The third in a three-quarter calculus-based sequence in introductory physics intended for students majoring in science or engineering. Course content includes static electricity, current electricity, magnetism, and special relativity.

Quarters Offered

Spring

Course Outcomes

Upon successful completion of the course, students should be able to demonstrate the following knowledge or skills:

- Apply problem-solving techniques learned in Engineering Physics I (PHYS& 221) to electricity, magnetism, and special relativity.
- Apply Coulomb’s law in basic one- and two-dimensional situations.
- Calculate electric fields and electric potential for different charge configurations, up to and including certain continuous charge distributions.
- Determine the behavior of charges in uniform electric fields.
- Apply the concepts of electric potential energy and electric potential in the solution of problems.
- Apply material learned in the study of electric field and electric potential to the subject of capacitors.
- Apply Ohm’s law, Kirchhoff’s rules, and the concepts of energy and power to DC circuits.
- Determine the behavior of point charges and current-carrying conductors in uniform magnetic fields.
- Calculate magnetic fields for moving single charges and elementary current configurations.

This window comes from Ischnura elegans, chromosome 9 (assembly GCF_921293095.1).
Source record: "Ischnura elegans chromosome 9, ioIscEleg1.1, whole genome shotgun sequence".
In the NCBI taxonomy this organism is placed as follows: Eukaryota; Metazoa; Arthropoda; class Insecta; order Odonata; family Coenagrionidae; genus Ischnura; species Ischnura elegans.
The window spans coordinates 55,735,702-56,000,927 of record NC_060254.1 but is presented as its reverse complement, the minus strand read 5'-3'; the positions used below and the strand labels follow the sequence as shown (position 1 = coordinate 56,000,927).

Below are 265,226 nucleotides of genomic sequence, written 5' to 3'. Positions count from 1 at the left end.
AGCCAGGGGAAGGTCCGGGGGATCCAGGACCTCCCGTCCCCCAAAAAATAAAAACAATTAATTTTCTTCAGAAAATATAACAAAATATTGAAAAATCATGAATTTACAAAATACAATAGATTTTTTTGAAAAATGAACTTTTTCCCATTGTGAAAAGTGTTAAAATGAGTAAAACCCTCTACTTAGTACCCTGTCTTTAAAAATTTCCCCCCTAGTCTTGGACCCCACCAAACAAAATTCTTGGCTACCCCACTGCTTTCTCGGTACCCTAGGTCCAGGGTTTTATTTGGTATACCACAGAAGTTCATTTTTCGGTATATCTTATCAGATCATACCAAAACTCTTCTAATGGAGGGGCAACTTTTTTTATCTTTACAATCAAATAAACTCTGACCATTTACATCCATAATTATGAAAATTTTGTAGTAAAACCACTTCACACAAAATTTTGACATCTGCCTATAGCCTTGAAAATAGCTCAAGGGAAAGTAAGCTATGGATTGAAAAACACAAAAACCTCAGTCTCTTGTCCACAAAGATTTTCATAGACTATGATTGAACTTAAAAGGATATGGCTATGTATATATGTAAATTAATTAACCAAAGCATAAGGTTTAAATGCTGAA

- Employ Faraday’s law for calculations involving induced emf.
- Perform calculations for time dilation and length contraction.
- Employ the relativistic Lorentz transformations.
- Perform elementary relativistic calculations for momentum, energy, and the Doppler effect.
- Present clearly explained problem solutions.
- Present experimental results in clearly written laboratory reports.

Institutional Outcomes

IO2

**Quantitative Reasoning:**Students will be able to reason mathematically.Course Content Outline

- Electricity

Coulomb’s law

Electric fields

(Optional) Gauss's law

Electrical potential

Capacitance

Current and resistance

Direct current circuits - Magnetism

Behavior of charges and currents in magnetic fields

Sources of the magnetic field

(Optional) Ampere’s law

Faraday’s law

(Optional) Inductance - Relativity

Time dilation and length contraction

Lorentz transformations

Relativistic momentum and energy

The Doppler effect

Department Guidelines

Exams and Quizzes 50-60% Homework 20-30% Laboratory Reports 20%

PO5 should be assessed: Students will be able to solve problems by gathering, interpreting, combining and/or applying information from multiple sources.